The Big Sleep Novel Essay

The Simplicity of Raymond Chandler's The Big Sleep

  • Length: 1543 words (4.4 double-spaced pages)
  • Rating: Excellent
Open Document

- - - - - - - - - - - - - - - - - - - - - - - - - - - - - - - - - - More ↓

The Simplicity of Raymond Chandler's The Big Sleep


Raymond Chandler would like us to believe that The Big Sleep is just another example of hard-boiled detective fiction. He would like readers to see Philip Marlowe, Vivian Regan, Carmen Sternwood, Eddie Mars, and the rest of the characters as either "good guys" or "bad guys" with no deeper meaning or symbolism to them. I found the book simple and easy to understand; the problem was that it was too easy, too simple. Then came one part that totally stood out from the rest of the book &emdash; the chessboard. Marlowe toyed with it whenever he got the chance, and it probably helped him think of a next move in a particular case. I found it odd that Chandler made such a brief mention of chess, but I did not realize why until I finished the book and had time to think about what I had read. In a very interesting sense, the entire novel resembles the game of chess. Each character is a piece, and the name of the game is survival. Though the ultimate goal in chess is to take possession of the king, the underlying strategy is to eliminate as many pieces as one possibly can. This serves as insurance in the overall goal. Being that the characters/pieces determine the direction of the goal, let us look at them to begin. I have chosen to examine two characters in-depth and then put them on the board with the rest of the people in the novel.


Philip Marlowe does not correspond to the knight of the chessboard. Chandler assumes that the reader will fall into the easy trap of assigning Marlowe to the role of the knight. After all, he is the main man in the novel, the one who needs to solve the case. His self-description in the opening chapter lures the reader into believing he is a typical white knight hero. "I was neat, clean, shaved and sober, and I didn't care who knew it. I was everything the well-dressed private detective ought to be" (3). This is a fitting description of a knight only because knights must possess similar qualities in order to be heroes.

How to Cite this Page

MLA Citation:
"The Simplicity of Raymond Chandler's The Big Sleep." 10 Mar 2018

LengthColor Rating 
Raymond Chandler's Writing Techniques in The Big Sleep Essay - Raymond Chandler's Writing Techniques in The Big Sleep       I sat at my desk, wondering what I could possibly write about The Big Sleep. I mean, there are so many possibilities. This guy, Raymond Chandler's writing style is so different from anything I have ever read before, that there are many things that I could talk about. I heard that Chandler once said, "I live for syntax!" It does not surprise me that he would say something along those lines. I mean, this writer is all over the page with different writing techniques....   [tags: Chandler Big Sleep Essays]
:: 2 Works Cited
1037 words
(3 pages)
Strong Essays[preview]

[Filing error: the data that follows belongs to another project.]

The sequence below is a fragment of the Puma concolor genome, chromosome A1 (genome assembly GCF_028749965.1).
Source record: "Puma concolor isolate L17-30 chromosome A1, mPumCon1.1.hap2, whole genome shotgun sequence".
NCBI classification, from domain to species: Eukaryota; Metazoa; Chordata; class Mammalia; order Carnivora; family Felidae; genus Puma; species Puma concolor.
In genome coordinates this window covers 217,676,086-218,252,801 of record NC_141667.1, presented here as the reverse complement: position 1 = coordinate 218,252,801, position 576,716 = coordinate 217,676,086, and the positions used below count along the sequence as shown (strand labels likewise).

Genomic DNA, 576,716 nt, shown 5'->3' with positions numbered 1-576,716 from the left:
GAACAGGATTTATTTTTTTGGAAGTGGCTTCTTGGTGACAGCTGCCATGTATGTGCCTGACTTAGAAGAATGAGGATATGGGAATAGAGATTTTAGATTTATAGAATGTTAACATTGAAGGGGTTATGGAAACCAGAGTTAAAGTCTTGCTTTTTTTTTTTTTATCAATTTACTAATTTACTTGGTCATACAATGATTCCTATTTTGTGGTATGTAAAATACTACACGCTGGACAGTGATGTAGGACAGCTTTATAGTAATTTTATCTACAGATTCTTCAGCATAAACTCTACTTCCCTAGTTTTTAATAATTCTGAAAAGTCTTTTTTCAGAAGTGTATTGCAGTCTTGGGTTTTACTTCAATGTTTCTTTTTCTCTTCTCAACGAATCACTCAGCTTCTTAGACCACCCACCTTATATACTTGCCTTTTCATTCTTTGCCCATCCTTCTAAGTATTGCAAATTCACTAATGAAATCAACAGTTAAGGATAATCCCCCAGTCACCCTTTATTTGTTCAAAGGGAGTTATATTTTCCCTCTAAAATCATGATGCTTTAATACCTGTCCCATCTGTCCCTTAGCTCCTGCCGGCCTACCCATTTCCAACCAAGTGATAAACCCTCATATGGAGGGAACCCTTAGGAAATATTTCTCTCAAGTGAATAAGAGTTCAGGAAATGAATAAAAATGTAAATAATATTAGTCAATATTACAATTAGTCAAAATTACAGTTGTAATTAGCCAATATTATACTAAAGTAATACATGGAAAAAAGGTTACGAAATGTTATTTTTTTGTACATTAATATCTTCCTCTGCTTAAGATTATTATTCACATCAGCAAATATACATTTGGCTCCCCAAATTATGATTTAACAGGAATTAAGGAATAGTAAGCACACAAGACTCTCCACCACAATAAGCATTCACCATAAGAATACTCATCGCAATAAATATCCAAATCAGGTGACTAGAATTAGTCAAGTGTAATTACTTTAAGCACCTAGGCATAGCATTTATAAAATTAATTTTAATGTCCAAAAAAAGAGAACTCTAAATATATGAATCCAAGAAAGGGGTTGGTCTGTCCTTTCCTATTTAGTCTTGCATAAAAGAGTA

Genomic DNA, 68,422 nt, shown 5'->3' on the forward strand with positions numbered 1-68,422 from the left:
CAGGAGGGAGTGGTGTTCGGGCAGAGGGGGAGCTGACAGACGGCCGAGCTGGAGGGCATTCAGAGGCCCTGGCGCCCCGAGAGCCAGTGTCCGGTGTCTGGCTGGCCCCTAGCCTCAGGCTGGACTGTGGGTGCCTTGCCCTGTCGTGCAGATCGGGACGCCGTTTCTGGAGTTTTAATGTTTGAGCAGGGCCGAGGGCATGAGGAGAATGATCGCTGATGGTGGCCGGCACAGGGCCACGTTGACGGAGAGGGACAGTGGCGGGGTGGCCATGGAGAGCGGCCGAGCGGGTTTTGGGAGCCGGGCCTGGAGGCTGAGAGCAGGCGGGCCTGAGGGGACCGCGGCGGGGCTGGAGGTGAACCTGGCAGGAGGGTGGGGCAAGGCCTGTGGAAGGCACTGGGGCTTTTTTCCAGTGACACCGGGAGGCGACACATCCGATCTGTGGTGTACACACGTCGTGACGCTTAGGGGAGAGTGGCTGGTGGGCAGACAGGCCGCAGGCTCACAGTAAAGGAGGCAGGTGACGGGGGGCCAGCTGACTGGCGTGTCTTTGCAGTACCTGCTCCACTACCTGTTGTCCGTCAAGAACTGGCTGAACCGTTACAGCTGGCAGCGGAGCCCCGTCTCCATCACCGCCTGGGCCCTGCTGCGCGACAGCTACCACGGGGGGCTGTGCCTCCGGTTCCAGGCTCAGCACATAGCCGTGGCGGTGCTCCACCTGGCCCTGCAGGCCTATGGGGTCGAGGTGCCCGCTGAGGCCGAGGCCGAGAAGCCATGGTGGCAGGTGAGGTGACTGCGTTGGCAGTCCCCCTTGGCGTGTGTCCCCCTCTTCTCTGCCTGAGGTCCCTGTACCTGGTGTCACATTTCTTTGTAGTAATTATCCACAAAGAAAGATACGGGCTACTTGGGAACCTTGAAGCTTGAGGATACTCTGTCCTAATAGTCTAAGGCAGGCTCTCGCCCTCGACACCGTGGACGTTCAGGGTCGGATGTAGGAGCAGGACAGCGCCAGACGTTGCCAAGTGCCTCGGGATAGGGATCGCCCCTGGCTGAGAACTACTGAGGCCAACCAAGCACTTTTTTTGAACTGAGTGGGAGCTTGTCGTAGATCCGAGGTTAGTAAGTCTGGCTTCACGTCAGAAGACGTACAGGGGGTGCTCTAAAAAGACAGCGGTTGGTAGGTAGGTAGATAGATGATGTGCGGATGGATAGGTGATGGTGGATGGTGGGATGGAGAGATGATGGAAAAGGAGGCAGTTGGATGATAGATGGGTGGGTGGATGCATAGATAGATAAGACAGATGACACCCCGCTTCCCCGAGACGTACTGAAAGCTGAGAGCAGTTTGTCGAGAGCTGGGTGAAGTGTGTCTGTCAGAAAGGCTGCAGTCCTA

Raymond Chandler's Writing Style in The Big Sleep Essay - Raymond Chandler's Writing Style in The Big Sleep      Unique writing style is definitely an essential element in any piece of writing, and Raymond Chandler uses his style efficiently in The Big Sleep. Chandler's style is one that seems to come easily to him and it also seems very natural to the reader, perhaps because there is not a lot of high, eloquent language. Rich in description and dialogue, the characters seem more realistic to the reader as a result of such details and natural speech....   [tags: Chandler Big Sleep Essays]
:: 1 Works Cited
862 words
(2.5 pages)
Better Essays[preview]
The Big Sleep: Writing Style of Raymond Chandler Essay - The Big Sleep: Writing Style How can I humble myself. I can write about Raymond Chandler's style. I am amazed that someone can write with a style that appears to be almost effortless. No, it seems completely effortless. Breezing through this book is very easy. There are no seams. Chandler's "no buts about it," "hard-boiled" style, characters and story are completely cohesive. All elements seem perfectly placed. The narrator and interesting use of figurative language contribute to the unity in the text....   [tags: Chandler Big Sleep Essays]1071 words
(3.1 pages)
Strong Essays[preview]
The Use of Series in The Big Sleep by Raymond Chandler Essay - The Use of Series in The Big Sleep by Raymond Chandler In The Big Sleep, Raymond Chandler writes items in a series in almost every paragraph that does not include dialogue, occasions, in the text where Marlowe watches the other character do something like open and close a book or light a cigarette and flick the ash into a tray. When Chandler stops the dialogue to creates a space for Marlowe to record elements in the environment, he constructs sentences that indicate how Marlowe assimilates the information: characters perform three or more acts successively and Marlowe notices every movement, recording it at once....   [tags: sleep]1120 words
(3.2 pages)
Strong Essays[preview]
The Big Sleep, Raymond Chandler’s First Novel Essays - ... “ Tsk. Tsk.” I said, not moving at all. “Such a lot of guns around town and so few brains. You’re the second guy I’ve met within hours who seems to think a gat in the hand means a world by the tail. Put it down and don’t be silly, Joe” (Chandler 79). This kind of calm, collected nature under intense situations is the mental cowboy equivalent to a victory in a shootout in the Old West. Marlowe’s collected presence under high pressure situations creates a certain “suaveness” about him that translates into many other aspects of his persona....   [tags: old west, cowboy]724 words
(2.1 pages)
Better Essays[preview]